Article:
I finally have a photograph of my father’s right hand as a reminder of the 30 years he couldn’t close it. I can finally share the image of that slightly swollen mitt with cracked canyons and calloused mounds that once lived solely in my mind. Even without an image, I remember the way it felt when I held his hand and how he hardly ever caressed my face as he knew it would feel like sandpaper against my delicate cheek.
As I grew up his hand embodied my dad’s sacrifice to us. For me, deformed and all, it was amazingly beautiful. Although my dad’s hand was a huge physical vulnerability for him, to me it was a symbol of his greatest strength – his dedication to raising his family. Both my parents worked feverishly in garment factories for the majority of my youth. My dad was a pattern cutter and my mom was a machine operator. Although they continuously told me not to tell anyone what they did for a living, I was always secretly extremely proud.
You would never know how much he (and we) cared for that hand. Every night he would sit with an emery board and attempt to sand off the hand hoping to be able to close it before going to bed. I would wrap it for him in cotton strips after saturating it in Vaseline. On the worse days, usually in the dead of winter, the cracks would bleed. He would tape up the joints of his fingers with electrical tape in the morning and go straight to work. He never, ever complained.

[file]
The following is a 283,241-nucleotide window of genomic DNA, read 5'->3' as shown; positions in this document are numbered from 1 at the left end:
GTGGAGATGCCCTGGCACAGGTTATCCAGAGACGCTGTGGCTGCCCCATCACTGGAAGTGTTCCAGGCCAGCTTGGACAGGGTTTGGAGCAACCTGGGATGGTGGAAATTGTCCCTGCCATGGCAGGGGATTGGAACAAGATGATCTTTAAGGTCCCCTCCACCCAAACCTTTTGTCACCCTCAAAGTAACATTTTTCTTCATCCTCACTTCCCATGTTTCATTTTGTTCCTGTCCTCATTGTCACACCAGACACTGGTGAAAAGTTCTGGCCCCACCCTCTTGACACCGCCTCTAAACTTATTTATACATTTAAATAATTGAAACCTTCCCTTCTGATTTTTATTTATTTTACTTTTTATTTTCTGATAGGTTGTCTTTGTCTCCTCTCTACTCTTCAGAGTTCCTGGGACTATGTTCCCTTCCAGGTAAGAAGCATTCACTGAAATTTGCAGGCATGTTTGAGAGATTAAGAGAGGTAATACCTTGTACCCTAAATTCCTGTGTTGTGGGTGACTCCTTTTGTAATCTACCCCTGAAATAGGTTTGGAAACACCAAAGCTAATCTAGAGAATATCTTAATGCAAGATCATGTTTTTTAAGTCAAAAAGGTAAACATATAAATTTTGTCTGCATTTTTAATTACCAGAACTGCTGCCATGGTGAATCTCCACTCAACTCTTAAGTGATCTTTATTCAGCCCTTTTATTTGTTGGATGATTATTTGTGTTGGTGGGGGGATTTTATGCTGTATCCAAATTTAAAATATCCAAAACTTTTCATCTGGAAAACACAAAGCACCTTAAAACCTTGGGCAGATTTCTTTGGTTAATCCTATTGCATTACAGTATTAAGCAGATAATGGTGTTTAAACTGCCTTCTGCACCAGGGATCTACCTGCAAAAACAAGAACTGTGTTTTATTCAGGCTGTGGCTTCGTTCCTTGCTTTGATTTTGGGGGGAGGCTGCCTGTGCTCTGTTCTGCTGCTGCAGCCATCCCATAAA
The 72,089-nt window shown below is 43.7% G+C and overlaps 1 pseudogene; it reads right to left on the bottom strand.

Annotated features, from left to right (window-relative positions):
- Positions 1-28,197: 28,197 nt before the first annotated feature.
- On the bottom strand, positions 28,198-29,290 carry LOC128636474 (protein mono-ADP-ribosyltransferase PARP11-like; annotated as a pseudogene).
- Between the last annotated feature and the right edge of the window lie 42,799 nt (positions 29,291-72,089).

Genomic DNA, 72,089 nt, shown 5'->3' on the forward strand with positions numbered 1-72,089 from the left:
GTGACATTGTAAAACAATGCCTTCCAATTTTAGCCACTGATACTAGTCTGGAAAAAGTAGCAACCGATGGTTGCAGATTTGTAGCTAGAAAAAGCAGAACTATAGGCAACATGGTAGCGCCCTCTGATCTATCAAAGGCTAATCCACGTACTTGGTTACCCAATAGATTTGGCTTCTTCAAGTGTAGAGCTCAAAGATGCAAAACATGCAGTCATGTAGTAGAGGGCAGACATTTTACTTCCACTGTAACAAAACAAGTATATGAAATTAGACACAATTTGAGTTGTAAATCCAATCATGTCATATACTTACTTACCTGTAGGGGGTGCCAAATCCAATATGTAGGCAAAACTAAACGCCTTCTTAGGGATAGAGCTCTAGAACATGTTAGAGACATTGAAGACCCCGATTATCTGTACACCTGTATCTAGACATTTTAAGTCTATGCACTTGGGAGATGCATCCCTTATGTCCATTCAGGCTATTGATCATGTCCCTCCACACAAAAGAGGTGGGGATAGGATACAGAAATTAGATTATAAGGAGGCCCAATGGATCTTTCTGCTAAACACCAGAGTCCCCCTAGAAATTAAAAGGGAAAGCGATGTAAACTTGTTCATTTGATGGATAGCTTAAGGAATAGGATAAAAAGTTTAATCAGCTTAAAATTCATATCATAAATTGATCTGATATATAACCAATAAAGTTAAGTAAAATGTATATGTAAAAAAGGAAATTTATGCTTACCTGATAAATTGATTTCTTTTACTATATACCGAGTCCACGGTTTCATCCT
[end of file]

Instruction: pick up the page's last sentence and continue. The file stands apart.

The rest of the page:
There are countless workers in America whose bodies become distorted as a result of the intense and often repetitive work they carry out. Some endure life altering injuries. Some even lose parts of their bodies. These workers are diligent, dedicated and above all dignified. It is with honor that I announce my new project, “The Master’s Tools”, where I document these workers and their bodies throughout the United States with a series of intense and intimate portraits. The project is shot primarily in medium format film. The documentary component has short films that document the experience of capturing the images and meeting these great people.
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